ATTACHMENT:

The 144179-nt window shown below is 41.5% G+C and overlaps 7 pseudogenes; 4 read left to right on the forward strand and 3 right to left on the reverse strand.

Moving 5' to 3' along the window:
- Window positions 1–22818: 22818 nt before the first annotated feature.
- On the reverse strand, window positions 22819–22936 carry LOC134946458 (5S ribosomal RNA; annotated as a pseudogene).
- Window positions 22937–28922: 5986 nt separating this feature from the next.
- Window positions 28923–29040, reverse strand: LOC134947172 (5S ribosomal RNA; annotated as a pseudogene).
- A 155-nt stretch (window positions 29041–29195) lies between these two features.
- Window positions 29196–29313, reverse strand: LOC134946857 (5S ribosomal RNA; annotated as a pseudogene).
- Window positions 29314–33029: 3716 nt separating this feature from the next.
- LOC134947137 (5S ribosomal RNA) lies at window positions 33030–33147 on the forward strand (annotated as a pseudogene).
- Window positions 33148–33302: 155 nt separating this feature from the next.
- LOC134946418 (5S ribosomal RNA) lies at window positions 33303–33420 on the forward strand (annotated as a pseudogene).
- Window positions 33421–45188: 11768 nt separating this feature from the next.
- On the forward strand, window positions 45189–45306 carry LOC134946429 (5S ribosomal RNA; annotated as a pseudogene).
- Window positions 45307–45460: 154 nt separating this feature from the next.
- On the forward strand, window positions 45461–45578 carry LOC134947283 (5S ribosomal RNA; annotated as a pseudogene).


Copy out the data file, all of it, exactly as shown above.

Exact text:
The 144179-nt window shown below is 41.5% G+C and overlaps 7 pseudogenes; 4 read left to right on the forward strand and 3 right to left on the reverse strand.

Moving 5' to 3' along the window:
- Window positions 1–22818: 22818 nt before the first annotated feature.
- On the reverse strand, window positions 22819–22936 carry LOC134946458 (5S ribosomal RNA; annotated as a pseudogene).
- Window positions 22937–28922: 5986 nt separating this feature from the next.
- Window positions 28923–29040, reverse strand: LOC134947172 (5S ribosomal RNA; annotated as a pseudogene).
- A 155-nt stretch (window positions 29041–29195) lies between these two features.
- Window positions 29196–29313, reverse strand: LOC134946857 (5S ribosomal RNA; annotated as a pseudogene).
- Window positions 29314–33029: 3716 nt separating this feature from the next.
- LOC134947137 (5S ribosomal RNA) lies at window positions 33030–33147 on the forward strand (annotated as a pseudogene).
- Window positions 33148–33302: 155 nt separating this feature from the next.
- LOC134946418 (5S ribosomal RNA) lies at window positions 33303–33420 on the forward strand (annotated as a pseudogene).
- Window positions 33421–45188: 11768 nt separating this feature from the next.
- On the forward strand, window positions 45189–45306 carry LOC134946429 (5S ribosomal RNA; annotated as a pseudogene).
- Window positions 45307–45460: 154 nt separating this feature from the next.
- On the forward strand, window positions 45461–45578 carry LOC134947283 (5S ribosomal RNA; annotated as a pseudogene).